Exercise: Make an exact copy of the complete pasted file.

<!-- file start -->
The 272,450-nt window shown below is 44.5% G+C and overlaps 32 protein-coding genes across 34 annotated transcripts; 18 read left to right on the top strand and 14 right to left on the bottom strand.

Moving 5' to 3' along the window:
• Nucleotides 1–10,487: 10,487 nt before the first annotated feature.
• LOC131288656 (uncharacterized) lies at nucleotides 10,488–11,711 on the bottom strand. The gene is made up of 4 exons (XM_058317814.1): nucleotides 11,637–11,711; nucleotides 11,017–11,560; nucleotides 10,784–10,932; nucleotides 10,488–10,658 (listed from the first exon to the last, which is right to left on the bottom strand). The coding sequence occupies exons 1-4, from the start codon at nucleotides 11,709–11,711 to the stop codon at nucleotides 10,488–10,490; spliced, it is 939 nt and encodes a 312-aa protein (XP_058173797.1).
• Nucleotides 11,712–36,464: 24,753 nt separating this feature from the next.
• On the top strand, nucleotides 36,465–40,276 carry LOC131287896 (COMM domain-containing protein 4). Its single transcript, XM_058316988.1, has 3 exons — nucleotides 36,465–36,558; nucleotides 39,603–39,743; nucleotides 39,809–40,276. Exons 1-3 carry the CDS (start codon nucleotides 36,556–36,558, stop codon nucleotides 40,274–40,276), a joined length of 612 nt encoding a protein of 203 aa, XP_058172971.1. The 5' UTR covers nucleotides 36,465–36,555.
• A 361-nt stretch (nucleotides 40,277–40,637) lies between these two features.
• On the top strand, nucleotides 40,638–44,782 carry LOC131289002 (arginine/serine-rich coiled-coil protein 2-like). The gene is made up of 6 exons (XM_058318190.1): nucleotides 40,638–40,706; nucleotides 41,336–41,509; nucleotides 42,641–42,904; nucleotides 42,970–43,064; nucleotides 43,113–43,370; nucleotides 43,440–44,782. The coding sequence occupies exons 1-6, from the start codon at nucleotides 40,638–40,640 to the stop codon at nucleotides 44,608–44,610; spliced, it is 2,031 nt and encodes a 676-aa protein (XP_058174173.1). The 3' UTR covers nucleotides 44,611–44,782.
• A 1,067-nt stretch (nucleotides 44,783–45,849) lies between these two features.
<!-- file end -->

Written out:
The 272,450-nt window shown below is 44.5% G+C and overlaps 32 protein-coding genes across 34 annotated transcripts; 18 read left to right on the top strand and 14 right to left on the bottom strand.

Moving 5' to 3' along the window:
• Nucleotides 1–10,487: 10,487 nt before the first annotated feature.
• LOC131288656 (uncharacterized) lies at nucleotides 10,488–11,711 on the bottom strand. The gene is made up of 4 exons (XM_058317814.1): nucleotides 11,637–11,711; nucleotides 11,017–11,560; nucleotides 10,784–10,932; nucleotides 10,488–10,658 (listed from the first exon to the last, which is right to left on the bottom strand). The coding sequence occupies exons 1-4, from the start codon at nucleotides 11,709–11,711 to the stop codon at nucleotides 10,488–10,490; spliced, it is 939 nt and encodes a 312-aa protein (XP_058173797.1).
• Nucleotides 11,712–36,464: 24,753 nt separating this feature from the next.
• On the top strand, nucleotides 36,465–40,276 carry LOC131287896 (COMM domain-containing protein 4). Its single transcript, XM_058316988.1, has 3 exons — nucleotides 36,465–36,558; nucleotides 39,603–39,743; nucleotides 39,809–40,276. Exons 1-3 carry the CDS (start codon nucleotides 36,556–36,558, stop codon nucleotides 40,274–40,276), a joined length of 612 nt encoding a protein of 203 aa, XP_058172971.1. The 5' UTR covers nucleotides 36,465–36,555.
• A 361-nt stretch (nucleotides 40,277–40,637) lies between these two features.
• On the top strand, nucleotides 40,638–44,782 carry LOC131289002 (arginine/serine-rich coiled-coil protein 2-like). The gene is made up of 6 exons (XM_058318190.1): nucleotides 40,638–40,706; nucleotides 41,336–41,509; nucleotides 42,641–42,904; nucleotides 42,970–43,064; nucleotides 43,113–43,370; nucleotides 43,440–44,782. The coding sequence occupies exons 1-6, from the start codon at nucleotides 40,638–40,640 to the stop codon at nucleotides 44,608–44,610; spliced, it is 2,031 nt and encodes a 676-aa protein (XP_058174173.1). The 3' UTR covers nucleotides 44,611–44,782.
• A 1,067-nt stretch (nucleotides 44,783–45,849) lies between these two features.